Tag Archives: books

Coming Home to Myself

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Fall is in full-swing and it feels like winter is just around the corner! Every year I get excited for this slow-down period. As the natural environment edges toward a scene of sparseness and simplicity, so does the calendar of events. However, I cannot say the same for what may be stirring within our household.

This autumn, my husband and I took on a 25 day whole foods detox led by a fellow holistic health studies classmate of mine, Katie Jasper. More on that to come. We are only 7 days in, but so far, the results have been wonderful. As we are home cooking and eating in community, we both feel more energized, clear-headed, and grounded. With this new excitement and clarity, we feel like we started trekking down a path together that is so important and truly rejuvenating. What really is happening is we are simply making the commitment to live a healthier, holistic life. While I can go on and on making it sound all flowery and unicorn-like, I would rather point out that plenty of the purgative experience is dealing with the “mess in the basement” that is not related to the foods we are eating.

The “mess in the basement” is the not-so-pleasant or hip or happy parts of what makes me…me. It’s the parts of myself that I know can be destructive if not handled appropriately or acknowledged. From a big picture standpoint, it’s the greater reason why people get sidetracked on the road coming home to themselves.

The detox has acted as a catalyst and plunged me right into a ritual that happens every year at this time – the practice of going inward, self-reflecting, accepting, and letting go. It is different and yet it is the same – and as the days shorten and the darkness surrounds me all over again, I continue to look forward to what I will encounter this year.

Below is an excerpt from a wonderful book, written by Marion Woodman that pairs well with this time of year and with this post. Her work is appropriately named, Coming Home to Myself: Reflections for Nurturing a Woman’s Body and SoulI think all people can relate to it, so I hope that this snippet inspires you to take some time to experience what it means to come home to yourself and to explore the “mess in your basement.”

Happy Fall!    

In my dream,

I was a priestess

and had prepared

the altar for great celebration.

The flowers were almost in place,

the roses almost in the center

of the sunlit altar.

(I could not make the roses fit

within the light.)

A shadow the shape of a cross came through a window.

 

An old man came to me and said,

Your hymns will never rise to heaven

until you clean up your mess in the basement.

 

But there’s no basement in this temple, I said.

That’s the problem: there is, he replied.

 

Down the rotting old steps we went

and found a slimy lagoon.

A water wheel,

joining basement to temple, lay still.

 

A huge serpent writhed,

trying and failing and trying again

to center its head on the wheel.

It knew its task was to turn the wheel–

quiet, rhythmic–with its head.

 

I tried to move the wheel towards the serpent

and it struck.

The old man pulled me out of danger,

You can’t move so fast

She doesn’t trust you.

Hasten slowly;

you will make her your friend.

 

For twenty years,

the wheel has creaked but turned;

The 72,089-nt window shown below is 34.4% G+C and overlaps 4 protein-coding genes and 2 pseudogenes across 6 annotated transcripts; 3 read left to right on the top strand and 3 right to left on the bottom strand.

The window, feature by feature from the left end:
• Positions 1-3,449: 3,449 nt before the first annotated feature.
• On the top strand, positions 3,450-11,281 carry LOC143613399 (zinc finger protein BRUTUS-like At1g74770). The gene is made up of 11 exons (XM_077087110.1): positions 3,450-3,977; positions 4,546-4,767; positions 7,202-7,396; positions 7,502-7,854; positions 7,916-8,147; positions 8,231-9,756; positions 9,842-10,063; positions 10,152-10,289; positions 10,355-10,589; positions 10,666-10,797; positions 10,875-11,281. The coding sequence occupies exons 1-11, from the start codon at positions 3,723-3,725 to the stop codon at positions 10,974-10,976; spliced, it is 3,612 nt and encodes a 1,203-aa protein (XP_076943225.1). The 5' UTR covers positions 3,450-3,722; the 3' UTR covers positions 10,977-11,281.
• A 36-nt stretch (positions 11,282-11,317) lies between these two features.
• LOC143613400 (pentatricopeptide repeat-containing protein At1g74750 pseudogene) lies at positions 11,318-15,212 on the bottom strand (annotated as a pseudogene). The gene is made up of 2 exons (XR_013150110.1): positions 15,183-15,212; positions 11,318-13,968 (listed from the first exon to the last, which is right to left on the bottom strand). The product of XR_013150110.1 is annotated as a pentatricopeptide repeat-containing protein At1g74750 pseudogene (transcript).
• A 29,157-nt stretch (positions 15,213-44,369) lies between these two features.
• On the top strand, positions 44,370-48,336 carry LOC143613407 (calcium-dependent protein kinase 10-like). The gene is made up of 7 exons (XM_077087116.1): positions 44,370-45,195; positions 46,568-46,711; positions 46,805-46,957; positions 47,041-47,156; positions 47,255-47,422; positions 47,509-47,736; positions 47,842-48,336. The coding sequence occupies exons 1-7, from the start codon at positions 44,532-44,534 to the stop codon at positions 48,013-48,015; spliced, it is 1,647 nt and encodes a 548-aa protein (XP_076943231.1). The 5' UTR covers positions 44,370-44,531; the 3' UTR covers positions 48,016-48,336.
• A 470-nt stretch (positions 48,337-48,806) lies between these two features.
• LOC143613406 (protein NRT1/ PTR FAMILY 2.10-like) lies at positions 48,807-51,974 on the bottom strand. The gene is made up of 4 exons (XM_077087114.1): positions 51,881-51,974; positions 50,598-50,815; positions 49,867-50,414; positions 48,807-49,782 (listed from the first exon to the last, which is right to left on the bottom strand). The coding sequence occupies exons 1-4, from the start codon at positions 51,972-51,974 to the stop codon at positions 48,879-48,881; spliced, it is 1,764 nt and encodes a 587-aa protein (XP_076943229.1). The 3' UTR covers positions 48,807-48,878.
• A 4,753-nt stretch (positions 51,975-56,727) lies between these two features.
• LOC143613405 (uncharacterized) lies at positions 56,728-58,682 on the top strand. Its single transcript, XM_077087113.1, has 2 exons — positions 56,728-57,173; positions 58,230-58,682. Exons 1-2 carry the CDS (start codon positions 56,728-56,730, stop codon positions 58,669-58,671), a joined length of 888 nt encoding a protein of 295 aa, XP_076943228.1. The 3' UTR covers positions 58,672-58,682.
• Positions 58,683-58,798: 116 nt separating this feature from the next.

The lagoon, fresh; 

the serpent, Sophia;

the roses, not yet in place.

 

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Breaking Down Walls: Cultivating Awareness, Nourishing the Soul

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Today’s post challenges us to break down the walls that we create inside ourselves. The idea and excerpts came from a book that I highly recommend, The Untethered Soul by Michael A. Singer. According to Singer, our continued focus on our thoughts and emotions create walls inside of us. We pay so much attention to these thoughts and emotions that we eventually stop noticing everything else, and worse yet, we stop going beyond the borders they create.

Try to knock these walls down. It won’t be easy.  Notice “the closer you get, the more you will have the urge to pull back. That which you collected from your past forms a boundary you intuitively want to avoid. That’s natural, that’s what we do with walls; we avoid running into them.”  However, just because it feels uncomfortable doesn’t mean you should stop. Go there and be with the discomfort. Because the moment “you avoid running into them, they lock you inside their perimeter. They become your prison because they are the boundaries of your awareness. Because you are not willing to approach them, you cannot see what is beyond them.”

Once we stop going beyond ourselves we lose the ability to grow individually and spiritually. If we cannot go beyond ourselves,  we will never have a transpersonal awakening–we will never connect to that which is greater than ourselves. The line between ourselves and the world will remain at a disconnect. As long as we remain removed from one another, our individual and collective health and well-being will suffer. However, if we work on breaking down our walls and we become aware of our walls, we make progress toward becoming our true selves instead of being reduced to our feelings and emotions.

Take five minutes, find a quiet space and think about your walls. Think about your thought patterns and how they are serving you today. What would it be like if you let go of those thoughts and just witnessed them as nothing more than thoughts? Think about all the worrying you do. What if you just let those worries go? What would you start noticing in your life that you were unable to notice before? How would you grow? How would this new way of being affect the health and well-being of you and those around you? Climb the walls; break them down and watch what happens when you start seeing what lies beyond them.